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Dr. Tradelove, Or How I Remembered to Stop Worrying and Loathe the Cap

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Note: The cuts are coming fast and furiously tonight. Trevor Pryce, Mike Anderson, Jeb Putzier, Brentson Buckner, Stephen Davis, Sam Madison, Tebucky Jones and Lawyer Milloy have gotten their pink slips. Rumors are swirling that LaVar Arrington, Steve McNair and Brett Favre could get their walking papers Friday. That means no new CBA is coming. So, here goes.

I hated the salary cap. I remember watching helplessly in the summer of 1994 as the NFL launched a preemptive strike against the emerging Cowboys dynasty. Mark Stepnoski, Ken Norton Jr., Jimmie Jones and Tony Casillas, among others, fled for bigger salaries. It wasn't that Jerry Jones couldn't afford them. He was not allowed to keep them, because salaries were not capped.

The Cowboys were, in effect, punished for drafting too well. Jimmy Johnson's vaunted eight man defensive line rotation of Charles Haley, Casillas, Russell Maryland, Tony Tolbert, Jones, Chad Hennings, Leon Lett and Jim Jeffcoat was stripped by half in just two years. The team Mike Shanahan said would have won five Super Bowls without the cap never got the chance to dominate as the 49ers, Steelers and Packers had in previous decades. The Cowboys were the league's youngest team when the snagged the Lombardi Trophy in January 1993. Just three years later their run was over.

Now, as the Cowboys are progressing with their first significant rebuilding effort since those salad days the rules may be changing in the team's favor. I've become so accustomed to the cap system that I've ceased to question it. Today, however, some wise posters suggested that maybe a world without a cap and a draft isn't such a bad thing. After thinking it over, I believe they might be right. Football Doomsday is not upon us. On the other hand, a new Dallas Doomsday Defense may be. Here is what a cap-free world might look like:

-- (Almost) Nobody will be a free agent: We're used to having the cap serve as a spur towards free agency. When a role-playing older veteran's salary rises too high, you cut him. If you have too much talent at a position, you choose the better player and let the other one go. Without a cap, these decisions are gone. What's more, the service limit for free agency will rise from four to six years. Teams will get a longer time to assess a player's worth. They will also have more time to exploit a quality player's best years.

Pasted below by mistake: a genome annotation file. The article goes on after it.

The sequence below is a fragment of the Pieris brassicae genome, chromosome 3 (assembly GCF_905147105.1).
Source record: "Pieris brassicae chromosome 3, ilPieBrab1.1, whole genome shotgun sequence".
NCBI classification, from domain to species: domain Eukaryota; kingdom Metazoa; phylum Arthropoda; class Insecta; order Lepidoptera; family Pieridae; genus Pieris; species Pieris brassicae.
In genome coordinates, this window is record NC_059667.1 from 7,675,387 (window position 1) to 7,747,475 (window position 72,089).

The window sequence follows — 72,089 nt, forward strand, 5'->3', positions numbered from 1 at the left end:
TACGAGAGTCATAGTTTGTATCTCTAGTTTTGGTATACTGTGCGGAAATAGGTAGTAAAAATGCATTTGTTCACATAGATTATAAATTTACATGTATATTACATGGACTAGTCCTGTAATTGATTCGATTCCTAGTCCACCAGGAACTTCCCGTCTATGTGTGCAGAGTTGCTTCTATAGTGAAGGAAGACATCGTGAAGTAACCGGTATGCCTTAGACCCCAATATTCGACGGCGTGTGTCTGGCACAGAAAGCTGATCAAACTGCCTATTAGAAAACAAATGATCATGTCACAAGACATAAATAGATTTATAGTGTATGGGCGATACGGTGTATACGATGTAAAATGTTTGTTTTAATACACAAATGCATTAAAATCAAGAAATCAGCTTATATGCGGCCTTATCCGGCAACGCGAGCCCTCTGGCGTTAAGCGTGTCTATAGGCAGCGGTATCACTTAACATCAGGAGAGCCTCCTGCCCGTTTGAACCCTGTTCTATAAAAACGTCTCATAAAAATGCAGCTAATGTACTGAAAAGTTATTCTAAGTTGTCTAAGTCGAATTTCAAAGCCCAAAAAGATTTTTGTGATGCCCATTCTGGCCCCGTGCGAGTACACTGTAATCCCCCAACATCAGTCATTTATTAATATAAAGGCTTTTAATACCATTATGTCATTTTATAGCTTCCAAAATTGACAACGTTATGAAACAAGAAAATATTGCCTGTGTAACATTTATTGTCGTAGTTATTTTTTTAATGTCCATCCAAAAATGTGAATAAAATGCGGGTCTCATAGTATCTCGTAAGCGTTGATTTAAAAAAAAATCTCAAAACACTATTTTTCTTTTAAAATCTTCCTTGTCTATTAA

In any case, the only reason a player will leave is because he has friction with the team or for personal reasons, like wanting to play close to home. If you're good, and your team is willing to pay you a reasonable salary, you're not going anywhere.

This, over time, will improve the quality of league play. Teams will again be able to assemble and retain a quality offensive line, defensive line, secondary, etc.

The Cowboys stand to benefit from this new reality. Terrence Newman, Roy Williams, Bradie James and Jason Witten will be up for new contracts in the next year. Under the old system, Dallas might have to let one go. Now, they're certain to stay.

-- For the next two years, there will be almost no trades involving draft picks: If the draft is indeed abolished in 2008, this year and next year are the last chances teams are guaranteed college players to improve their rosters. You should therefore expect no trades of players for picks, or at least far fewer than years past. That could spell the end of LaRoi Glover's time in Dallas, unless he agrees to a pay cut. He might have had good value years ago, but not in the pre-capless world. On the other hand...

-- Starting in 2008, trades will mushroom: If the number of free agents available slows to a trickle in 2007 and after, and there is no draft, the only guaranteed way to fill a hole is by swapping. Say you're a wide receiver, or a cornerback short of a Super Bowl run. You can go out and bid a fortune on a rookie, but there's no guarantee you'll get him or that he'll satisfy your team's need. If you're serious, you'll fill the hole with a trade.

The draft may be gone, but the NFL might finally turn into a real life version of fantasy ball. We might again see something approaching baseball's hot-stove league, where offseason trades abound. Instead of waiting for free agency, we may look forward to the "spring meetings" where trades are worked out. The Combine, which will probably survive, since teams will still scout college talent, is the likely place for such a swapmeet.

-- Teams with the best young cores of talent will be best positioned to win, since there will be little risk they'll be dismantled by anything except injuries:
Take a good look at the defense. There's Chris Canty, Marcus Spears, Jay Ratliff, Bradie James, Demarcus Ware, Terrence Newman, Roy Williams, Anthony Henry and Jacques Reeves. If the NFL goes uncapped, they're not going anywhere, unless Dallas wants them to leave. If Bill Parcells can get a young NT and OLB to finish his project, we may get to experience Doomsday our father's way, when he knew Bob Lilly and his crew would play together until they faded.

So recall Major Kong, tell the Russian Premier to Kissoff and get Colonel Jack D. Ripper to take a pill. The world won't end without a new CBA. The fun, in fact, could just be beginning.